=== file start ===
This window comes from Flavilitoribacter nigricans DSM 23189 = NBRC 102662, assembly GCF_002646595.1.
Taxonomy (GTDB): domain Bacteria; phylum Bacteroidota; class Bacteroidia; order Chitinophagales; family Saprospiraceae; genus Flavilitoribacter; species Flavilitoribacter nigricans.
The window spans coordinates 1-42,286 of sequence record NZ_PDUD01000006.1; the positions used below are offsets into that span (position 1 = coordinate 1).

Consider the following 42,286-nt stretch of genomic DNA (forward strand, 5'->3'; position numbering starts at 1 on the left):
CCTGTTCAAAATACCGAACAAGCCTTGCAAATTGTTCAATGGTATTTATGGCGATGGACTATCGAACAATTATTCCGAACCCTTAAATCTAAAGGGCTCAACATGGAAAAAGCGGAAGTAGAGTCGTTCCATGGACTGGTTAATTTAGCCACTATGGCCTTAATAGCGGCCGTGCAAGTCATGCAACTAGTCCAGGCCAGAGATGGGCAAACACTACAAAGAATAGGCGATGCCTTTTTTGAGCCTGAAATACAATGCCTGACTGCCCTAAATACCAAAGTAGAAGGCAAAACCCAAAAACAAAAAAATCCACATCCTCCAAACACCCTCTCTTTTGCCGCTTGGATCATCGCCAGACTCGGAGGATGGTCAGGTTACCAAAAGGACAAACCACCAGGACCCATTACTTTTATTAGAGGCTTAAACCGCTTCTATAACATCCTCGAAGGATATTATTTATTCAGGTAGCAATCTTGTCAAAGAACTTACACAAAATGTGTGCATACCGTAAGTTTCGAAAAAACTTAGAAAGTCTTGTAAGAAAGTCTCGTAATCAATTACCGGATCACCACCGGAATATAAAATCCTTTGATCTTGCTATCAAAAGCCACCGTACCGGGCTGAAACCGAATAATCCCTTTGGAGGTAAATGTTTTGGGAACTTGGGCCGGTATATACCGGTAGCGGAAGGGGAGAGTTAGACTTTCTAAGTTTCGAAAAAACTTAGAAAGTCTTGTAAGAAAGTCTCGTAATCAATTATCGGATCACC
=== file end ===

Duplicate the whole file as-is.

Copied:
This window comes from Flavilitoribacter nigricans DSM 23189 = NBRC 102662, assembly GCF_002646595.1.
Taxonomy (GTDB): domain Bacteria; phylum Bacteroidota; class Bacteroidia; order Chitinophagales; family Saprospiraceae; genus Flavilitoribacter; species Flavilitoribacter nigricans.
The window spans coordinates 1-42,286 of sequence record NZ_PDUD01000006.1; the positions used below are offsets into that span (position 1 = coordinate 1).

Consider the following 42,286-nt stretch of genomic DNA (forward strand, 5'->3'; position numbering starts at 1 on the left):
CCTGTTCAAAATACCGAACAAGCCTTGCAAATTGTTCAATGGTATTTATGGCGATGGACTATCGAACAATTATTCCGAACCCTTAAATCTAAAGGGCTCAACATGGAAAAAGCGGAAGTAGAGTCGTTCCATGGACTGGTTAATTTAGCCACTATGGCCTTAATAGCGGCCGTGCAAGTCATGCAACTAGTCCAGGCCAGAGATGGGCAAACACTACAAAGAATAGGCGATGCCTTTTTTGAGCCTGAAATACAATGCCTGACTGCCCTAAATACCAAAGTAGAAGGCAAAACCCAAAAACAAAAAAATCCACATCCTCCAAACACCCTCTCTTTTGCCGCTTGGATCATCGCCAGACTCGGAGGATGGTCAGGTTACCAAAAGGACAAACCACCAGGACCCATTACTTTTATTAGAGGCTTAAACCGCTTCTATAACATCCTCGAAGGATATTATTTATTCAGGTAGCAATCTTGTCAAAGAACTTACACAAAATGTGTGCATACCGTAAGTTTCGAAAAAACTTAGAAAGTCTTGTAAGAAAGTCTCGTAATCAATTACCGGATCACCACCGGAATATAAAATCCTTTGATCTTGCTATCAAAAGCCACCGTACCGGGCTGAAACCGAATAATCCCTTTGGAGGTAAATGTTTTGGGAACTTGGGCCGGTATATACCGGTAGCGGAAGGGGAGAGTTAGACTTTCTAAGTTTCGAAAAAACTTAGAAAGTCTTGTAAGAAAGTCTCGTAATCAATTATCGGATCACC